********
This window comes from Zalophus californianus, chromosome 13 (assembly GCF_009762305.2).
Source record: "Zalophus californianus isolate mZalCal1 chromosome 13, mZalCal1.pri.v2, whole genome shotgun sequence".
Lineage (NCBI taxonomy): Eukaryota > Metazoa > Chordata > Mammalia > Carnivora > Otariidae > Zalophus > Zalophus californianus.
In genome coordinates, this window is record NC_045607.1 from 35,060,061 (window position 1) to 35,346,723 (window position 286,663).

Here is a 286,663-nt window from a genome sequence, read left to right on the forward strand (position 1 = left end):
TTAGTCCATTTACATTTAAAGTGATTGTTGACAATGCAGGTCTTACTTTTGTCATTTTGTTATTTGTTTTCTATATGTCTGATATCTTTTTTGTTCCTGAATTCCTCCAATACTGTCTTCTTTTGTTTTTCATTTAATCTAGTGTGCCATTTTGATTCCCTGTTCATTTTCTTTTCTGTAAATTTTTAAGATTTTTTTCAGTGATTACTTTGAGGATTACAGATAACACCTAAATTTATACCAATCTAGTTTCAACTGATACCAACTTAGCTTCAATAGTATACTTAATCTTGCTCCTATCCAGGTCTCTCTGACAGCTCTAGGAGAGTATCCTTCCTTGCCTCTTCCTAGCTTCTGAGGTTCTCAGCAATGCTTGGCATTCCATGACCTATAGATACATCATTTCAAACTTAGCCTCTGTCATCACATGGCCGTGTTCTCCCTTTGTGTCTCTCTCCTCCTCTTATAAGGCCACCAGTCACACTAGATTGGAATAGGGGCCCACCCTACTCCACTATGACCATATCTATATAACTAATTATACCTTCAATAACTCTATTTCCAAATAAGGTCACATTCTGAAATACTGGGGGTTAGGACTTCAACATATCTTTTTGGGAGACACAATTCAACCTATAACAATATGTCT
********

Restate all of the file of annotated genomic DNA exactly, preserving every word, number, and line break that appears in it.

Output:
This window comes from Zalophus californianus, chromosome 13 (assembly GCF_009762305.2).
Source record: "Zalophus californianus isolate mZalCal1 chromosome 13, mZalCal1.pri.v2, whole genome shotgun sequence".
Lineage (NCBI taxonomy): Eukaryota > Metazoa > Chordata > Mammalia > Carnivora > Otariidae > Zalophus > Zalophus californianus.
In genome coordinates, this window is record NC_045607.1 from 35,060,061 (window position 1) to 35,346,723 (window position 286,663).

Here is a 286,663-nt window from a genome sequence, read left to right on the forward strand (position 1 = left end):
TTAGTCCATTTACATTTAAAGTGATTGTTGACAATGCAGGTCTTACTTTTGTCATTTTGTTATTTGTTTTCTATATGTCTGATATCTTTTTTGTTCCTGAATTCCTCCAATACTGTCTTCTTTTGTTTTTCATTTAATCTAGTGTGCCATTTTGATTCCCTGTTCATTTTCTTTTCTGTAAATTTTTAAGATTTTTTTCAGTGATTACTTTGAGGATTACAGATAACACCTAAATTTATACCAATCTAGTTTCAACTGATACCAACTTAGCTTCAATAGTATACTTAATCTTGCTCCTATCCAGGTCTCTCTGACAGCTCTAGGAGAGTATCCTTCCTTGCCTCTTCCTAGCTTCTGAGGTTCTCAGCAATGCTTGGCATTCCATGACCTATAGATACATCATTTCAAACTTAGCCTCTGTCATCACATGGCCGTGTTCTCCCTTTGTGTCTCTCTCCTCCTCTTATAAGGCCACCAGTCACACTAGATTGGAATAGGGGCCCACCCTACTCCACTATGACCATATCTATATAACTAATTATACCTTCAATAACTCTATTTCCAAATAAGGTCACATTCTGAAATACTGGGGGTTAGGACTTCAACATATCTTTTTGGGAGACACAATTCAACCTATAACAATATGTCT